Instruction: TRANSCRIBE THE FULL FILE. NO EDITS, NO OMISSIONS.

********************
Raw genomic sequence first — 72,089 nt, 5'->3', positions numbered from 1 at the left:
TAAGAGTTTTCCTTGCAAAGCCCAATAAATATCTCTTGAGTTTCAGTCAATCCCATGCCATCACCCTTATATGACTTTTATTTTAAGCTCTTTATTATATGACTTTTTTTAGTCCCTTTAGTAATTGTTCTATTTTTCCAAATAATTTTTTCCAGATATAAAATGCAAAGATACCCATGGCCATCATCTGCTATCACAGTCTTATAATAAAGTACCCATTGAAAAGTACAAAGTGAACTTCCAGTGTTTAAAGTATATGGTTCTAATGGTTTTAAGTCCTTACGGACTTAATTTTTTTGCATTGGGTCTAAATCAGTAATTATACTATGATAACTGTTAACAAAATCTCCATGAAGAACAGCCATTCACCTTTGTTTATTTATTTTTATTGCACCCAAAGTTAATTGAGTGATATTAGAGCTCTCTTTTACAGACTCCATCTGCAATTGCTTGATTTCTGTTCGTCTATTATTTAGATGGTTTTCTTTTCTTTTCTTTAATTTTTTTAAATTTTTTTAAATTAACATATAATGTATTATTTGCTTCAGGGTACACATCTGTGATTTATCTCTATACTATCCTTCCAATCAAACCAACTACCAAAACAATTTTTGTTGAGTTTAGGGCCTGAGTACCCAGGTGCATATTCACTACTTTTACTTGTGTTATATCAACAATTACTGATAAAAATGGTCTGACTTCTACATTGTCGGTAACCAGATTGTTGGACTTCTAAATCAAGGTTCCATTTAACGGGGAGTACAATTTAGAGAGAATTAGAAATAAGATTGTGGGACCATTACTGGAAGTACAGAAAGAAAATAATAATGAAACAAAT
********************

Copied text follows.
Raw genomic sequence first — 72,089 nt, 5'->3', positions numbered from 1 at the left:
TAAGAGTTTTCCTTGCAAAGCCCAATAAATATCTCTTGAGTTTCAGTCAATCCCATGCCATCACCCTTATATGACTTTTATTTTAAGCTCTTTATTATATGACTTTTTTTAGTCCCTTTAGTAATTGTTCTATTTTTCCAAATAATTTTTTCCAGATATAAAATGCAAAGATACCCATGGCCATCATCTGCTATCACAGTCTTATAATAAAGTACCCATTGAAAAGTACAAAGTGAACTTCCAGTGTTTAAAGTATATGGTTCTAATGGTTTTAAGTCCTTACGGACTTAATTTTTTTGCATTGGGTCTAAATCAGTAATTATACTATGATAACTGTTAACAAAATCTCCATGAAGAACAGCCATTCACCTTTGTTTATTTATTTTTATTGCACCCAAAGTTAATTGAGTGATATTAGAGCTCTCTTTTACAGACTCCATCTGCAATTGCTTGATTTCTGTTCGTCTATTATTTAGATGGTTTTCTTTTCTTTTCTTTAATTTTTTTAAATTTTTTTAAATTAACATATAATGTATTATTTGCTTCAGGGTACACATCTGTGATTTATCTCTATACTATCCTTCCAATCAAACCAACTACCAAAACAATTTTTGTTGAGTTTAGGGCCTGAGTACCCAGGTGCATATTCACTACTTTTACTTGTGTTATATCAACAATTACTGATAAAAATGGTCTGACTTCTACATTGTCGGTAACCAGATTGTTGGACTTCTAAATCAAGGTTCCATTTAACGGGGAGTACAATTTAGAGAGAATTAGAAATAAGATTGTGGGACCATTACTGGAAGTACAGAAAGAAAATAATAATGAAACAAAT